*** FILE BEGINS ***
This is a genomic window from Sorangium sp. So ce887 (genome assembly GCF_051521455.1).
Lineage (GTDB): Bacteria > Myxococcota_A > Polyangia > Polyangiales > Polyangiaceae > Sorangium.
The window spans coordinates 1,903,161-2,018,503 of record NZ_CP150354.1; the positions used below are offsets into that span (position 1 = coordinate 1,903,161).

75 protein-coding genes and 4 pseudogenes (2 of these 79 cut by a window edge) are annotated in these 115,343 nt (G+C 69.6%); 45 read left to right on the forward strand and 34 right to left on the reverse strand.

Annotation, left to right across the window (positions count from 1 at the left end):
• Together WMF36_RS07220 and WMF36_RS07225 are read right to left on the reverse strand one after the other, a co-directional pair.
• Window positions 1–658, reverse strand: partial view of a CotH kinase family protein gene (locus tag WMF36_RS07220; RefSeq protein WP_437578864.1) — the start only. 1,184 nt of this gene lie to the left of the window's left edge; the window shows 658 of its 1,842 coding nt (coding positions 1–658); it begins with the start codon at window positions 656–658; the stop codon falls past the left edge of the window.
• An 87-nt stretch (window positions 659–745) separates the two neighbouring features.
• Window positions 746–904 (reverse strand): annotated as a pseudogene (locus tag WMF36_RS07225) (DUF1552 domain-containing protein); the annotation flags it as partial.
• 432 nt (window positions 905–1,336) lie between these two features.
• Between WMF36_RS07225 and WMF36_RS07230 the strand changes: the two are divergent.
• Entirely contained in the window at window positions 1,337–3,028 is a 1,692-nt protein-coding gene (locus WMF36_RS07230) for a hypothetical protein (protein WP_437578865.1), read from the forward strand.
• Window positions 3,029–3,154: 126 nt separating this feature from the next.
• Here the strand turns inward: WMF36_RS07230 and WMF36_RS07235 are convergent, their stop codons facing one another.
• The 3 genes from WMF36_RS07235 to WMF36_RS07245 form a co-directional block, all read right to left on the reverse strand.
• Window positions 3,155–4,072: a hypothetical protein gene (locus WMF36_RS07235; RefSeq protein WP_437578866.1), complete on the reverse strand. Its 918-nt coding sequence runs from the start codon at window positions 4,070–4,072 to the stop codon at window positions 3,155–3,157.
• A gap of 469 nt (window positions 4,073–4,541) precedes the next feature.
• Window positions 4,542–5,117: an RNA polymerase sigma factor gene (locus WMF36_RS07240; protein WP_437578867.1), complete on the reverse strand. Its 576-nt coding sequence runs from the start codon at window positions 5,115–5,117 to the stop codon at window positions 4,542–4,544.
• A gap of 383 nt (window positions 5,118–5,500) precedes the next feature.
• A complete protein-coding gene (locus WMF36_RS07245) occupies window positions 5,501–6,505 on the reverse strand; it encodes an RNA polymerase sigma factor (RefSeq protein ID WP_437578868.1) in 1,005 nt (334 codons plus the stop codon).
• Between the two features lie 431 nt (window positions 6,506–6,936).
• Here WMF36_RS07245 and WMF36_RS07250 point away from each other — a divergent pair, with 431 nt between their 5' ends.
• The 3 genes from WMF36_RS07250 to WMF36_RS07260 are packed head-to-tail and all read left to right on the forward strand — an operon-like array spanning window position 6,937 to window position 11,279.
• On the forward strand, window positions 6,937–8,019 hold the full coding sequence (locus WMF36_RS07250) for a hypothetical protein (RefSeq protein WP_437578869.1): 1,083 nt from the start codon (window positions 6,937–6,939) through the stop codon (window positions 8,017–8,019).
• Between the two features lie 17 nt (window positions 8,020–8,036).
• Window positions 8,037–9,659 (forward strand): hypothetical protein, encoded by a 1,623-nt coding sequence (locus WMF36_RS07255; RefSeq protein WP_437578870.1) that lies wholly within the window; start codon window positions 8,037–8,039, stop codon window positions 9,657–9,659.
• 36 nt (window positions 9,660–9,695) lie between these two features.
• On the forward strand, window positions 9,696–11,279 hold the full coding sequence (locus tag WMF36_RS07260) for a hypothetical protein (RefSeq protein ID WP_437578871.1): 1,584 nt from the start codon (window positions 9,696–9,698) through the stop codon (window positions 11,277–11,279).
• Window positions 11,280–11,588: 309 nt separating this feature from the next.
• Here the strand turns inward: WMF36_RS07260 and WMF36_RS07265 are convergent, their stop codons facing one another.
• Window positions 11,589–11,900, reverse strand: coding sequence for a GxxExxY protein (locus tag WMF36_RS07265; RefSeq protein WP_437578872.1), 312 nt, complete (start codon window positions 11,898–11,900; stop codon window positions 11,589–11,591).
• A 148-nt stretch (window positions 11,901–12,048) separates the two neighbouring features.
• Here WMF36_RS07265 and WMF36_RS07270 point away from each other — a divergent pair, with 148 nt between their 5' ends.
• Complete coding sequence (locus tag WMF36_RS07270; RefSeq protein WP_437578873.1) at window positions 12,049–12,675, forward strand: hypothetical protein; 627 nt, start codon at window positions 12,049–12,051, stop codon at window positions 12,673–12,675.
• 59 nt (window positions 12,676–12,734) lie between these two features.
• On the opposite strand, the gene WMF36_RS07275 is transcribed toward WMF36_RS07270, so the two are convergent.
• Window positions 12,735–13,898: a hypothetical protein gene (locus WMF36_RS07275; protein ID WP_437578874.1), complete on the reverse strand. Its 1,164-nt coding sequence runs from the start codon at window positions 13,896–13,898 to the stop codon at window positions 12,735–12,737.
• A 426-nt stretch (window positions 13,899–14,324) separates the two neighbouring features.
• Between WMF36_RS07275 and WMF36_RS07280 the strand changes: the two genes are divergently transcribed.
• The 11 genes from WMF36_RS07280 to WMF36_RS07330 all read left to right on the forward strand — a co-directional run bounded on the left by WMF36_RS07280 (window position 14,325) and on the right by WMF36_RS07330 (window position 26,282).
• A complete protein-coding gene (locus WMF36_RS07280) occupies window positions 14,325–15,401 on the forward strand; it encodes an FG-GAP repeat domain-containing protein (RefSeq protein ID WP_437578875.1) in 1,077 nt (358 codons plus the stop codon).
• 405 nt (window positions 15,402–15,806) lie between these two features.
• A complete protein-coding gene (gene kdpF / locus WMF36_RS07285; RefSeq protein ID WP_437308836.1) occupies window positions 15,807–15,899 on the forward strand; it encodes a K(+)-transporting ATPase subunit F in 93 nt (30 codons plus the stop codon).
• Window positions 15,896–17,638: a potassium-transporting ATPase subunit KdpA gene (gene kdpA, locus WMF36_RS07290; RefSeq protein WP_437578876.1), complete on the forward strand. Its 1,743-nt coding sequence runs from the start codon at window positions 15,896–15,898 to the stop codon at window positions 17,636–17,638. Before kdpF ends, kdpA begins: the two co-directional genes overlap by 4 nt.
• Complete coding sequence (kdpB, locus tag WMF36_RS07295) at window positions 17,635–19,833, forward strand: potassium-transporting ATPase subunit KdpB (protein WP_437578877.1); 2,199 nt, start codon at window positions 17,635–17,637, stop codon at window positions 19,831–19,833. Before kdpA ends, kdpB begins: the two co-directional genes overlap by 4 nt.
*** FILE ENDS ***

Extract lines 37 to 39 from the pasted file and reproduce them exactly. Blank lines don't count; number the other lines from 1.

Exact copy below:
• Window positions 12,735–13,898: a hypothetical protein gene (locus WMF36_RS07275; protein ID WP_437578874.1), complete on the reverse strand. Its 1,164-nt coding sequence runs from the start codon at window positions 13,896–13,898 to the stop codon at window positions 12,735–12,737.
• A 426-nt stretch (window positions 13,899–14,324) separates the two neighbouring features.
• Between WMF36_RS07275 and WMF36_RS07280 the strand changes: the two genes are divergently transcribed.